Odd-even gasoline rationing rules went into effect at 12:01 a.m. today throughout the Washington metropolitan area.
The decision to go ahead with the staggered sales plan - last used in this area during the Arab oil embargo five years ago - was taken yesterday as long lines of motorists continued to form outside area service stations.
While gas lines at some stations were shorter yesterday than they have been in more than a week, District Mayor Marion Barry, Maryland Gov. Harry Hughes and Virginia Gov. John N. Dalton felt the odd-even plan still was necessary.
"We view this as the most substantial possible action the District can take to relieve the frustrations, traffic congestion, delays in service and other problems which have resulted from the gasoline shortage in the District," Barry said.
Simply stated, the odd-even plan provides that:
On odd-numbered weekdays, such as today, the 21st, cars with license tags ending in odd number can buy gas.
On even-numbered weekdays, beginning Friday, the 22nd, cars with plates ending in even numbers, including zero, and those with personalized tags or tags with letters only, can buy gas.
On Saturdays, Sunday, holidays and the 31st of each month, anyone who can find an open station can buy gas.
Penalties for violating the odd-even plan vary among the jurisdictions. In Maryland, violators can be fined up to $100. The District order empowers the mayor to ask for fines of up to $1,000 for violations, but Barry said he will not invoke fines unless the voluntary system fails. No penalty was provided in the Virginia order.
Hughes and Barry both said yesterday that they also are attempting to come up with plans to stagger service station hours and encourage more stations to remain open weekends.
Barry said he hoped to announce plans Friday for staggered hours for the 325 service stations in the District. The mayor has the authority to order staggered hours, "but we don't want to do that," he said at a news conference yesterday. "We hope it is voluntary."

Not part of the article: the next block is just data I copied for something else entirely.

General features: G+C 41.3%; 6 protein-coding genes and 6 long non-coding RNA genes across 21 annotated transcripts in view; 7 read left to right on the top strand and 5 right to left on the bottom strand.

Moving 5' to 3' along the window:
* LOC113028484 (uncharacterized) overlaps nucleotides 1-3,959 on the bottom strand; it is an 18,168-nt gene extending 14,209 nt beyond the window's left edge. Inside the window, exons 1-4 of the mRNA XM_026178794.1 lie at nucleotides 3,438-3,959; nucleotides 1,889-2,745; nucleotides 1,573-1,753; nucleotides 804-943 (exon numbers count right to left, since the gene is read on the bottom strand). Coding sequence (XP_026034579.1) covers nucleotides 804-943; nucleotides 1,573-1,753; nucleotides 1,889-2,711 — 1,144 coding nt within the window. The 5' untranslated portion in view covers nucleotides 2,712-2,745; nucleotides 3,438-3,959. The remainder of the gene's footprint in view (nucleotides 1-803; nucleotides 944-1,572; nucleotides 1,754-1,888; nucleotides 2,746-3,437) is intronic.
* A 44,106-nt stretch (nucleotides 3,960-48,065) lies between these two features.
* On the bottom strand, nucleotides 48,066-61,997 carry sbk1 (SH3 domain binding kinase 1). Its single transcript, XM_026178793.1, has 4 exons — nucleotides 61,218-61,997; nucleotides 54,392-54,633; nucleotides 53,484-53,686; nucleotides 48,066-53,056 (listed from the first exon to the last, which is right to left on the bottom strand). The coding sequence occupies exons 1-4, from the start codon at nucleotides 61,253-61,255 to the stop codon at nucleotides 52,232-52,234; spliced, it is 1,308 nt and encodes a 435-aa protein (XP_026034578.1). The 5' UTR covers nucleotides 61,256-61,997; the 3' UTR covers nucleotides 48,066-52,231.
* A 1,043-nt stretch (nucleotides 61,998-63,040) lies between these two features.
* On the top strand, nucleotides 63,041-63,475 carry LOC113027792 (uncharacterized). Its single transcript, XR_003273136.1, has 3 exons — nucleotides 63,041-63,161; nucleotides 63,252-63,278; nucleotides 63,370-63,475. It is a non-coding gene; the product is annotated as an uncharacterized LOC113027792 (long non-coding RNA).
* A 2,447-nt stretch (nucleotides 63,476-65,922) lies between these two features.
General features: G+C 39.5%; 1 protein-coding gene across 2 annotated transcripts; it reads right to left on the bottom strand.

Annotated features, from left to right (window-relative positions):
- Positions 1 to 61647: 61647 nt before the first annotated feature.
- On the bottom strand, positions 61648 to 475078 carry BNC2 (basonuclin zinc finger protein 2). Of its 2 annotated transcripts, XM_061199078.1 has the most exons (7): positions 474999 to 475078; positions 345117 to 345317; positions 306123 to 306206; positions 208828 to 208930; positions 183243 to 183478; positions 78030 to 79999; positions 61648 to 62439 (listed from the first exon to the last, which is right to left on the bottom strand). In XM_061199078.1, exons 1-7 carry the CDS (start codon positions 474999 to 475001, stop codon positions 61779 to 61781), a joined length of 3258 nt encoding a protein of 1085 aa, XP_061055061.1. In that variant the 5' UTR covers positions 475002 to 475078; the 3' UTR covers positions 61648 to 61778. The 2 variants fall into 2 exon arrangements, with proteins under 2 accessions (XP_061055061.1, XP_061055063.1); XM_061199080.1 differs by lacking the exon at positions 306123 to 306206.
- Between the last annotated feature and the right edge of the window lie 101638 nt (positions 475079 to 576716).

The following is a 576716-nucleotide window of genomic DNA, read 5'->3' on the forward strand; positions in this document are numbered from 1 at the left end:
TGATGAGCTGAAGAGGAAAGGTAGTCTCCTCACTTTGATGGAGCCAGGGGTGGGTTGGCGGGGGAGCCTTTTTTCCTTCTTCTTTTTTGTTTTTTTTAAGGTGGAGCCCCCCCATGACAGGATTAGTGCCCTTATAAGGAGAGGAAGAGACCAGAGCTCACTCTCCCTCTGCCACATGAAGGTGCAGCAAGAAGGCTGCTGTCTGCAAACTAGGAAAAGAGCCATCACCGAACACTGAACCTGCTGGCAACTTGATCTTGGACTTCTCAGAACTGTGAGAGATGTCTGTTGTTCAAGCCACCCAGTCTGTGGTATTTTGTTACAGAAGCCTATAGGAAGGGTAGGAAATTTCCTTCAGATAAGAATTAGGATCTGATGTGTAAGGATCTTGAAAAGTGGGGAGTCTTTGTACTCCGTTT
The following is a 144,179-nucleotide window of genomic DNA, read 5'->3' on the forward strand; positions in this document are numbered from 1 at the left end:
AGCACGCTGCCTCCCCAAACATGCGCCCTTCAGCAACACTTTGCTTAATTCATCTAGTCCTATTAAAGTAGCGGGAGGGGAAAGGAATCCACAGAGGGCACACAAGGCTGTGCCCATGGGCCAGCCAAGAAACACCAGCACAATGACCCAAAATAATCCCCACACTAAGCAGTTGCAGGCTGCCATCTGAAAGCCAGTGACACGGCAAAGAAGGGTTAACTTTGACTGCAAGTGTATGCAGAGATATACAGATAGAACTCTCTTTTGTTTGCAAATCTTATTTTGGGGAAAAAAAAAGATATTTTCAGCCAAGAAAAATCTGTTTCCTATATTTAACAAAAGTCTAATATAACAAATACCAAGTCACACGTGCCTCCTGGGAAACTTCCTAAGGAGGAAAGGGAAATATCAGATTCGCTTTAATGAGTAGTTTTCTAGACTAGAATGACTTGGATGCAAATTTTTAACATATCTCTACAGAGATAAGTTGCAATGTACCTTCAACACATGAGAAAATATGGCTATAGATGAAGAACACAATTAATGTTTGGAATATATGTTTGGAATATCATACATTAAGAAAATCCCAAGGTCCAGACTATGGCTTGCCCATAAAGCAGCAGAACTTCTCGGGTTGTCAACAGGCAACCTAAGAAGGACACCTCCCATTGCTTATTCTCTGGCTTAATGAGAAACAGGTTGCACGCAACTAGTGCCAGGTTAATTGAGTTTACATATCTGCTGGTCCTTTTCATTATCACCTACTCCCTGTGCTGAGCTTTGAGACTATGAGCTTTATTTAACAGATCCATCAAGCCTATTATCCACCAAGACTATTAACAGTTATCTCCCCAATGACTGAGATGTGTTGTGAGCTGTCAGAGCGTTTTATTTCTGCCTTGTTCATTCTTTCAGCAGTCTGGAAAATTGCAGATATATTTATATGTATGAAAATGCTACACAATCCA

Hughes said he had asked the Maryland Energy Policy Office to come up with a plan, in cooperation with service station operators, to stagger the hours that stations will be open in Maryland.
He also said a portion of Maryland's emergency set-aside supply of gas will be used to encourage more stations to remain open on weekends.
Beyond the new odd-even rules, a new flag system also will go into effect today that should show motorists at a glance what kind of gasoline, if any, is available at the area's 1,500 stations.
A red flag flying outside a station will mean no gas, yellow will mean that only leaded gas is available and green will mean that all grades of gasoline are on sale.
Metro bus and rail systems yesterday were again jammed with passengers who turned to public transportation because of the gas shortage.
Adding to the public transportation jam was the derailment of an eightcar Metro train at the National Airport station yesterday. The derailment occurred just before the start of the morning rush. No one was hurt.
Meanwhile, D.C. cab drivers seeking higher fares to cope with rising gas prices continued their protest yesterday with a slow moving motorcade through downtown Washington during the evening rush hour. (Related story B5. )
While long gas lines continued to be the order of the day yesterday, motorists in some cases seemed delighted with waits that would have been intolorable a month ago.
William Henson, who said he waited an hour and a half for a fillup at the Gulf Station at 38th Street and Rhode Island Avenue NE last week, exulted that it "took him" only 40 minutes yesterday.
But motorists in downstate Virginia - which has been less affected by the shortages and where the odd-even plan does not apply - seemed less reconciled to their growing difficulties.
In Norfolk, a hatchet-wielding man and his wife struggled with another customer while waiting in line for gasoline. Witnesses said the fight started after a third man used his car to bump the car of one of the two.
The man with the hatchet was disarmed and no one was injured in the 10-minute melee.
As in any crisis, some entrepreneurs have figured out a way to make money on it. One young person placed a classified advertisement in today's editions offering to car-sit in gas lines. And in Bethesda, in the area near Landon School, teen-agers have been going door-to-door offering to sit in gas lines for a $4 service fee.